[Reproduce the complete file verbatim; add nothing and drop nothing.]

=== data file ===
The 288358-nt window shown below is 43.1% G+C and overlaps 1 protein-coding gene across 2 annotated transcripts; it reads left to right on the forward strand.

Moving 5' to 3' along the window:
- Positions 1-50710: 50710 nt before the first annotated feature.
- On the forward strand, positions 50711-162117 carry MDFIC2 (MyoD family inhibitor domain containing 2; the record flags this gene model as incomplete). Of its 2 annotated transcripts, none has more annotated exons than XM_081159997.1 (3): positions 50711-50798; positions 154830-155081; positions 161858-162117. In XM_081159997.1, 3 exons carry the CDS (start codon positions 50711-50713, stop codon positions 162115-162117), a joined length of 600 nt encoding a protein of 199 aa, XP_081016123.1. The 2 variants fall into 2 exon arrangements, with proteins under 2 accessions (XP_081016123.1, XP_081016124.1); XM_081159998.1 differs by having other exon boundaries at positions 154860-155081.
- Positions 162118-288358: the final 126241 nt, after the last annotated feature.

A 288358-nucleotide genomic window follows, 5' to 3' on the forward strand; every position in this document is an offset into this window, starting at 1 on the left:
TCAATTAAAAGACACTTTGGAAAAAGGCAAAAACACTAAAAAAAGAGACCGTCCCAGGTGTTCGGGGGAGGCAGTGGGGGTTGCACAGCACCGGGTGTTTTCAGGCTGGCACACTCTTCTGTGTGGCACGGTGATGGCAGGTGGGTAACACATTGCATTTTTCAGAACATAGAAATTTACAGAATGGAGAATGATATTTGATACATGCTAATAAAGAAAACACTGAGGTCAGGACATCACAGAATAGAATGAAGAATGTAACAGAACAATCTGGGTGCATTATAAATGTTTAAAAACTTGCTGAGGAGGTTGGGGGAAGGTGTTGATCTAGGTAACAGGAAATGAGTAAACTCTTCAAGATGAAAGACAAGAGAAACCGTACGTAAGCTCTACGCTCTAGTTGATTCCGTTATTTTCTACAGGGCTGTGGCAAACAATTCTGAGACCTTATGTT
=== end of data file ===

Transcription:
The 288358-nt window shown below is 43.1% G+C and overlaps 1 protein-coding gene across 2 annotated transcripts; it reads left to right on the forward strand.

Moving 5' to 3' along the window:
- Positions 1-50710: 50710 nt before the first annotated feature.
- On the forward strand, positions 50711-162117 carry MDFIC2 (MyoD family inhibitor domain containing 2; the record flags this gene model as incomplete). Of its 2 annotated transcripts, none has more annotated exons than XM_081159997.1 (3): positions 50711-50798; positions 154830-155081; positions 161858-162117. In XM_081159997.1, 3 exons carry the CDS (start codon positions 50711-50713, stop codon positions 162115-162117), a joined length of 600 nt encoding a protein of 199 aa, XP_081016123.1. The 2 variants fall into 2 exon arrangements, with proteins under 2 accessions (XP_081016123.1, XP_081016124.1); XM_081159998.1 differs by having other exon boundaries at positions 154860-155081.
- Positions 162118-288358: the final 126241 nt, after the last annotated feature.

A 288358-nucleotide genomic window follows, 5' to 3' on the forward strand; every position in this document is an offset into this window, starting at 1 on the left:
TCAATTAAAAGACACTTTGGAAAAAGGCAAAAACACTAAAAAAAGAGACCGTCCCAGGTGTTCGGGGGAGGCAGTGGGGGTTGCACAGCACCGGGTGTTTTCAGGCTGGCACACTCTTCTGTGTGGCACGGTGATGGCAGGTGGGTAACACATTGCATTTTTCAGAACATAGAAATTTACAGAATGGAGAATGATATTTGATACATGCTAATAAAGAAAACACTGAGGTCAGGACATCACAGAATAGAATGAAGAATGTAACAGAACAATCTGGGTGCATTATAAATGTTTAAAAACTTGCTGAGGAGGTTGGGGGAAGGTGTTGATCTAGGTAACAGGAAATGAGTAAACTCTTCAAGATGAAAGACAAGAGAAACCGTACGTAAGCTCTACGCTCTAGTTGATTCCGTTATTTTCTACAGGGCTGTGGCAAACAATTCTGAGACCTTATGTT